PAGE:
The Museo has resumed its Guest Works programme to present a masterpiece by Peter Paul Rubens from the Fundación Carlos de Amberes. The oil painting was commissioned from Peter Paul Rubens by Jan van Vucht, a Fleming living in Madrid, for the high altar of the church of the former Hospital de San Andrés de los Flamencos, the origin of the Fundación Carlos de Amberes. It has belonged to the Fundación ever since Van Vucht donated it on his death in 1639.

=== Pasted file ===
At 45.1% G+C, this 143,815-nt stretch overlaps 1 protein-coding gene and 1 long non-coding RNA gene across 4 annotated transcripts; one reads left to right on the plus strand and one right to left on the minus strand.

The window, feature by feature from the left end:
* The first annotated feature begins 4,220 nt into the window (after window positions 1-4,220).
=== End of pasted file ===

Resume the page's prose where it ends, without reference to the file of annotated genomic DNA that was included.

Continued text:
The canvas is a masterpiece from the Flemish artist’s late period and displays the characteristics of his style, particularly in the exceptional composition, the figures’ expressions and gestures, the exquisite Baroque dynamism and the striking narrative clarity. Rubens employs a colourful palette and free brushstrokes, clearly influenced by Titian. The painting preserves its original frame, which was crafted following the artist’s instructions. With respect to the iconography, the painter captures the moment when Aegeas, the proconsul of the Roman province of Achaia, imprisoned and crucified Saint Andrew after learning that much of the population of Achaia had converted to Christianity, including his own wife. During his martyrdom Andrew never stopped preaching and the crowd soon rebelled against Aegeas, who then tried to free him, but the saint refused.